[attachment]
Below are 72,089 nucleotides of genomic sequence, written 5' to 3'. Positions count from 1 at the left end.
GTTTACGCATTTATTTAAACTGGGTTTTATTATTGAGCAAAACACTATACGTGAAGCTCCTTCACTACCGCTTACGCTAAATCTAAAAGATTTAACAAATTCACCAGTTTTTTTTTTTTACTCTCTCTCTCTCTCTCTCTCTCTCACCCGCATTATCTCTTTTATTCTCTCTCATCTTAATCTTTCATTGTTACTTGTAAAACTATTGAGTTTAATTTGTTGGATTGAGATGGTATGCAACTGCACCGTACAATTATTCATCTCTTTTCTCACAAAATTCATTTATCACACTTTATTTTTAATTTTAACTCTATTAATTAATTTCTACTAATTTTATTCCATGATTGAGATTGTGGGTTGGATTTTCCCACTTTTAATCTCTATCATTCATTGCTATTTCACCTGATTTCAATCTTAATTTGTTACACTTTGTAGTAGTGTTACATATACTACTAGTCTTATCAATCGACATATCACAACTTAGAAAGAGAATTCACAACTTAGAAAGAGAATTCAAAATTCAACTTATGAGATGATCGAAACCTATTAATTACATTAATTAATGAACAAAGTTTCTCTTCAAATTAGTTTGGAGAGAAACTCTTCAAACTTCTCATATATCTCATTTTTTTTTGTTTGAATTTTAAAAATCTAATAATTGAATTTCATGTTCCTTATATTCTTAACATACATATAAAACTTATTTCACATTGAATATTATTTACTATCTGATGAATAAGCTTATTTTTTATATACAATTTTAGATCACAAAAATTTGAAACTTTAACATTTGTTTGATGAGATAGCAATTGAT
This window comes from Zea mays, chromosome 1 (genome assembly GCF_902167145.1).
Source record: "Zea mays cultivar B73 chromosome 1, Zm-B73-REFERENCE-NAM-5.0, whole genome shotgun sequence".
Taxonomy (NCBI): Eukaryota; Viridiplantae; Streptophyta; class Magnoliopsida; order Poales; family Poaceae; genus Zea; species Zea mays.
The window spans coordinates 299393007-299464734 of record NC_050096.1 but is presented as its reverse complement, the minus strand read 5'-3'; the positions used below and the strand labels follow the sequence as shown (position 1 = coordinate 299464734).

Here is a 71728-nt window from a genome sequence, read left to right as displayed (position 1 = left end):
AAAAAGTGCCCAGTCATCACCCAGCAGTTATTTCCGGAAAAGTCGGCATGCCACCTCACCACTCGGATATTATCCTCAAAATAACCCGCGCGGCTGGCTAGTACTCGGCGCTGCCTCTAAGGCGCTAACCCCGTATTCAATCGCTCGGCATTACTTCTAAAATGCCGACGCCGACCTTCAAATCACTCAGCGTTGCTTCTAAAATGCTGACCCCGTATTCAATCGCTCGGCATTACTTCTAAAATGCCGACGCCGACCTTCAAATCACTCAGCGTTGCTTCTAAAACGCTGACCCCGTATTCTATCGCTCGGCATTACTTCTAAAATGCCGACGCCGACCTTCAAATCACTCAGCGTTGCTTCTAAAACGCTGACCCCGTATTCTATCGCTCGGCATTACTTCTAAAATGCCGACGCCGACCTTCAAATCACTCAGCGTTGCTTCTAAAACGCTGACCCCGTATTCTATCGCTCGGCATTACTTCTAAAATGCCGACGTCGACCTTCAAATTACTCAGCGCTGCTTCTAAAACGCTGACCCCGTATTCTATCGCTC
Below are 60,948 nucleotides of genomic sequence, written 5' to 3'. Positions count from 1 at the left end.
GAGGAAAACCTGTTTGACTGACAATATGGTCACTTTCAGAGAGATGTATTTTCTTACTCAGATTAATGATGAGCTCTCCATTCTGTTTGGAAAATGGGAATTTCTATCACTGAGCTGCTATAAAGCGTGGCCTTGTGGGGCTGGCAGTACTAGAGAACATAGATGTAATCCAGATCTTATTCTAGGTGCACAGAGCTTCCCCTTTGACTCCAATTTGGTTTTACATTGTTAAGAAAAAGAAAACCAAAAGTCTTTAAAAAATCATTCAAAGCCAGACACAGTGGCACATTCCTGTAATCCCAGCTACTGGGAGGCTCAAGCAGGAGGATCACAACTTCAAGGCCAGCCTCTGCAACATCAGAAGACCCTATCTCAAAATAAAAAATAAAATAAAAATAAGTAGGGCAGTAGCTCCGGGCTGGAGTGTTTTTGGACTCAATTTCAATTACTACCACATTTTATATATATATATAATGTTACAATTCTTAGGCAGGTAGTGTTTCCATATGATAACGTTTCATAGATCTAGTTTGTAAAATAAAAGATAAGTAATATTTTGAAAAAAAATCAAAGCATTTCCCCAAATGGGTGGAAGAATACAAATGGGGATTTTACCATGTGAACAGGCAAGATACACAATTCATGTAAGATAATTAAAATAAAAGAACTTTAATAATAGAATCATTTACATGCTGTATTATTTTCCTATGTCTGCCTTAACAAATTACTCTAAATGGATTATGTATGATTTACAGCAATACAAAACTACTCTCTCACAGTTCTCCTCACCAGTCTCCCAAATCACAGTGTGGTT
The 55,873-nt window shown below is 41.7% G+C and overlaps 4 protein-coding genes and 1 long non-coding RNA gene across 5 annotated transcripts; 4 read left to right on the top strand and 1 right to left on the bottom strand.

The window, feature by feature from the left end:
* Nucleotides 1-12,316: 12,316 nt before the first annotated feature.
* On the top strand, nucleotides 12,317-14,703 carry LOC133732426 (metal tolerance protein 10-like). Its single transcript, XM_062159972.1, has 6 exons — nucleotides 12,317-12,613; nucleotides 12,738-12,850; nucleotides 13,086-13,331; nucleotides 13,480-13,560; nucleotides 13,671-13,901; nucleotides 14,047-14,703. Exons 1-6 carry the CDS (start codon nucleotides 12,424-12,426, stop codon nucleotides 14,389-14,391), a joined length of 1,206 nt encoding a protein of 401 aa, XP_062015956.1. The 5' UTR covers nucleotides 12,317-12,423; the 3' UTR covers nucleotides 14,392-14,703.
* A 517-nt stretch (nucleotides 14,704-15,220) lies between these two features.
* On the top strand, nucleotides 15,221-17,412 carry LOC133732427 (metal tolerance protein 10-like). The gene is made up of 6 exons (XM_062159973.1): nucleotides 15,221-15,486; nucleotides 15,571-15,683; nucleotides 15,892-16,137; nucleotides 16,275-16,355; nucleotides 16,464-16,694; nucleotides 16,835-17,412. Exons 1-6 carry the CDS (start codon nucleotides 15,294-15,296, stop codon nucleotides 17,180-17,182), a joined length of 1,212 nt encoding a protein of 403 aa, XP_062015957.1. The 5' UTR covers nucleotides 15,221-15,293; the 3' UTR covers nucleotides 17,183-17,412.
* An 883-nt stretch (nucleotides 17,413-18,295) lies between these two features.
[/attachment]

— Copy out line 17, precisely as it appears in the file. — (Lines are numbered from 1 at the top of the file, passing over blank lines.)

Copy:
* An 883-nt stretch (nucleotides 17,413-18,295) lies between these two features.